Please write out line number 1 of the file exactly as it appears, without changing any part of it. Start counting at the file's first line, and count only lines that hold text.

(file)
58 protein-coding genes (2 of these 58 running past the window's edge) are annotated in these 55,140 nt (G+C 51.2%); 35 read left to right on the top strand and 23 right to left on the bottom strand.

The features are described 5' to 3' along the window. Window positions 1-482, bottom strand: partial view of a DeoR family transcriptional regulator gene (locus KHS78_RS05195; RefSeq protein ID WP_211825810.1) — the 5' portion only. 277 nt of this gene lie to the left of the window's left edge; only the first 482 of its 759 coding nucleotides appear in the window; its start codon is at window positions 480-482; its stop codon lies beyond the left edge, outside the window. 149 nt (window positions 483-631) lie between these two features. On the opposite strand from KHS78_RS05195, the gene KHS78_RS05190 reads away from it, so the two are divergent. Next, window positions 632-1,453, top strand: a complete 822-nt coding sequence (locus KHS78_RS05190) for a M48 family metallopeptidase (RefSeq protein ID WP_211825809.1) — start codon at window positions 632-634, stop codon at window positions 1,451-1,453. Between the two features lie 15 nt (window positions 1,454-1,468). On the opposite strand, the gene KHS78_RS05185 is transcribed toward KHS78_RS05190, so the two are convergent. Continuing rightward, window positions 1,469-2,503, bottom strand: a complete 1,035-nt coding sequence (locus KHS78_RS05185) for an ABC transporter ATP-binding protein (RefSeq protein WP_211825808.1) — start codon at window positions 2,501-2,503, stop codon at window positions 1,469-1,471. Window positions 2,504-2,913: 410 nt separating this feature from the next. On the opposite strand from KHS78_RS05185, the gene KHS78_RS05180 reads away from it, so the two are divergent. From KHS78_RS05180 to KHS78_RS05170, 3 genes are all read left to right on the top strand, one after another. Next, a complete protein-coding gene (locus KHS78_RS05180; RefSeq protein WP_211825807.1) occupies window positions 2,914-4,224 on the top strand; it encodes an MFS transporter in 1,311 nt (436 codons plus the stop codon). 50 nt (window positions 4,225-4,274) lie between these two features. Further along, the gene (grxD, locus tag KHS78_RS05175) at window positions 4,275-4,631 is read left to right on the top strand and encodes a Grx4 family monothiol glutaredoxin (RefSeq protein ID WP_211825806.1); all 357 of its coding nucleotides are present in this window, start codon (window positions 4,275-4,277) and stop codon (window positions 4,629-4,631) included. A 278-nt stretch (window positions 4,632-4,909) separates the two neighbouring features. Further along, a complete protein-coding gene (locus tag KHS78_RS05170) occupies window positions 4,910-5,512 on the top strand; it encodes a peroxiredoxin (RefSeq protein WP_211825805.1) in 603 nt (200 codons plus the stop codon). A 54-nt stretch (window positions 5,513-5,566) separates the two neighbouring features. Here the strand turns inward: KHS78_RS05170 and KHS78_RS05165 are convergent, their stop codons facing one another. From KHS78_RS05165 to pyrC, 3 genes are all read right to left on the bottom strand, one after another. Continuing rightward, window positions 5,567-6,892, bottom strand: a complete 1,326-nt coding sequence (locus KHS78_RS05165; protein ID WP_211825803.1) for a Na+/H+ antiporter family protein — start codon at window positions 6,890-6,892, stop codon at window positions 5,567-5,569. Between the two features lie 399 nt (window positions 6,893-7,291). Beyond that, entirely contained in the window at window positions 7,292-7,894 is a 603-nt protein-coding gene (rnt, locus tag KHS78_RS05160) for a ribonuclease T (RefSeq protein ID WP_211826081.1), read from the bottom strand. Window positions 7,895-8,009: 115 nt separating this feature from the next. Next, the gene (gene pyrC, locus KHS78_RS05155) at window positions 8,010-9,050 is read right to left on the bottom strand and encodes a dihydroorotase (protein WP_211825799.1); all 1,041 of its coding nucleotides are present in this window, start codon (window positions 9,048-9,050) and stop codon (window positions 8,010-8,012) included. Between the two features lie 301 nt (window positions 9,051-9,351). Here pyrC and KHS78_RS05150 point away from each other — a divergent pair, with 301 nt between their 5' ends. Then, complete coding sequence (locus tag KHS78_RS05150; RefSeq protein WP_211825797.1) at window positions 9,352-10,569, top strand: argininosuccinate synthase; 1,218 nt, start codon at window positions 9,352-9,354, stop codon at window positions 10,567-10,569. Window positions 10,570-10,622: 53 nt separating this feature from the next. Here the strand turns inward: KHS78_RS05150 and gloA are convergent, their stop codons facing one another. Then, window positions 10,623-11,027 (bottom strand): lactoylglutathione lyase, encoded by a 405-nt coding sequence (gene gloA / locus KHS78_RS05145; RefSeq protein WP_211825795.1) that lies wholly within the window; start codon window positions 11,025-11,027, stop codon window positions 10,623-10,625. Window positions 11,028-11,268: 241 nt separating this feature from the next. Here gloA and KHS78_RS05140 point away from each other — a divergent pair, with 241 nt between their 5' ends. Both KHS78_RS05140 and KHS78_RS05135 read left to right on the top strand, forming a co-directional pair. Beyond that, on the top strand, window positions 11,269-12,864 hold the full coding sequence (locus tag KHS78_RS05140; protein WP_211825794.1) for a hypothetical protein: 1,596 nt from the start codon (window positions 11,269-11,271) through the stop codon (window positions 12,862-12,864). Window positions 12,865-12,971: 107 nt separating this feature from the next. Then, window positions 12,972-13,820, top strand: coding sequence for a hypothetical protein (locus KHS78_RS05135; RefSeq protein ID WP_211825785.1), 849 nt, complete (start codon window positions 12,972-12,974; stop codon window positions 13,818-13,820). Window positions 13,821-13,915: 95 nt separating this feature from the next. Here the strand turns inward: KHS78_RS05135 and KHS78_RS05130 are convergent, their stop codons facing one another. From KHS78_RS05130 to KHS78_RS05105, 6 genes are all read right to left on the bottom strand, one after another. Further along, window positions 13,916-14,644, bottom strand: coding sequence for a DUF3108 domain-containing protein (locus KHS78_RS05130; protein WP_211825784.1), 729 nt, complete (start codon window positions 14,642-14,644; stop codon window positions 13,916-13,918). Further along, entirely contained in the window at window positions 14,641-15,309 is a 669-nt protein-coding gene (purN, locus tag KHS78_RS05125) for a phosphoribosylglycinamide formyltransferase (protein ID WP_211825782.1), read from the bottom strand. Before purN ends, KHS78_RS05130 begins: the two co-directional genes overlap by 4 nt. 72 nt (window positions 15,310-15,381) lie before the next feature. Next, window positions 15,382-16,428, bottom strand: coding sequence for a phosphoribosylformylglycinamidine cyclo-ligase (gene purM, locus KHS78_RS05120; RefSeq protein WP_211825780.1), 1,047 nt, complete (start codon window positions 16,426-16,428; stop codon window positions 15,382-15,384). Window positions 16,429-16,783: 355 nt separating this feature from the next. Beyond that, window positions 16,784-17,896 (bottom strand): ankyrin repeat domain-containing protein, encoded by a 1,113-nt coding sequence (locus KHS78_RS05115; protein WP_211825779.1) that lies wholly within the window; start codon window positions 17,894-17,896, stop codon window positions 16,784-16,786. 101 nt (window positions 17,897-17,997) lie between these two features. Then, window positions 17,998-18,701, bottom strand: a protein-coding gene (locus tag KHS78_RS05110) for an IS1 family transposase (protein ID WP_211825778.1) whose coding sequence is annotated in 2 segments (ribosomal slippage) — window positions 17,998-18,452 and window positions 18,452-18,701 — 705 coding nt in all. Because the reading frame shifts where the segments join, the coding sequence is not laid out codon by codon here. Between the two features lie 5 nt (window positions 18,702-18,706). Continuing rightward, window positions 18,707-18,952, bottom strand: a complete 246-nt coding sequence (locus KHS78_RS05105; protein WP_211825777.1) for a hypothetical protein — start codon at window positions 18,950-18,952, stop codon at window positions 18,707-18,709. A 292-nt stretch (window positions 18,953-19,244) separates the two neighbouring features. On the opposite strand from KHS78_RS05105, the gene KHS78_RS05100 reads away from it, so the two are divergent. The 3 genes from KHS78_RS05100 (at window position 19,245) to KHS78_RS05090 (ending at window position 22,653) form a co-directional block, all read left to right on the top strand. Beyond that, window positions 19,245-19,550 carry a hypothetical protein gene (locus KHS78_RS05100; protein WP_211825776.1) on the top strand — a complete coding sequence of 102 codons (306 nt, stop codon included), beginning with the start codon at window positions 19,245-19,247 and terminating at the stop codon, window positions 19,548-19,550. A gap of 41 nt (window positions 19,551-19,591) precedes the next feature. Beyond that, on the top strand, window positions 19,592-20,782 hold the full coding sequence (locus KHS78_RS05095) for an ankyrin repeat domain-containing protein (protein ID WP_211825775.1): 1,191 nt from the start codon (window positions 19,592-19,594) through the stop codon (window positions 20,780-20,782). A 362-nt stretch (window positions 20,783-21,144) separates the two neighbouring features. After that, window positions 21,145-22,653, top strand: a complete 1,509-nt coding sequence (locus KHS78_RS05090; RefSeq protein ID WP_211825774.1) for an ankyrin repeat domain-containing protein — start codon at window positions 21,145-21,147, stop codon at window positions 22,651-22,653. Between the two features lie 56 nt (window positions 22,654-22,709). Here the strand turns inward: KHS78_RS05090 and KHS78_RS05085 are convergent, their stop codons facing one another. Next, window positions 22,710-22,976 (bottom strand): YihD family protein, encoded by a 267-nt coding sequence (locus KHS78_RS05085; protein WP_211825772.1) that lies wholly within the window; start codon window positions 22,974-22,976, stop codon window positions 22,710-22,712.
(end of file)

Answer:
58 protein-coding genes (2 of these 58 running past the window's edge) are annotated in these 55,140 nt (G+C 51.2%); 35 read left to right on the top strand and 23 right to left on the bottom strand.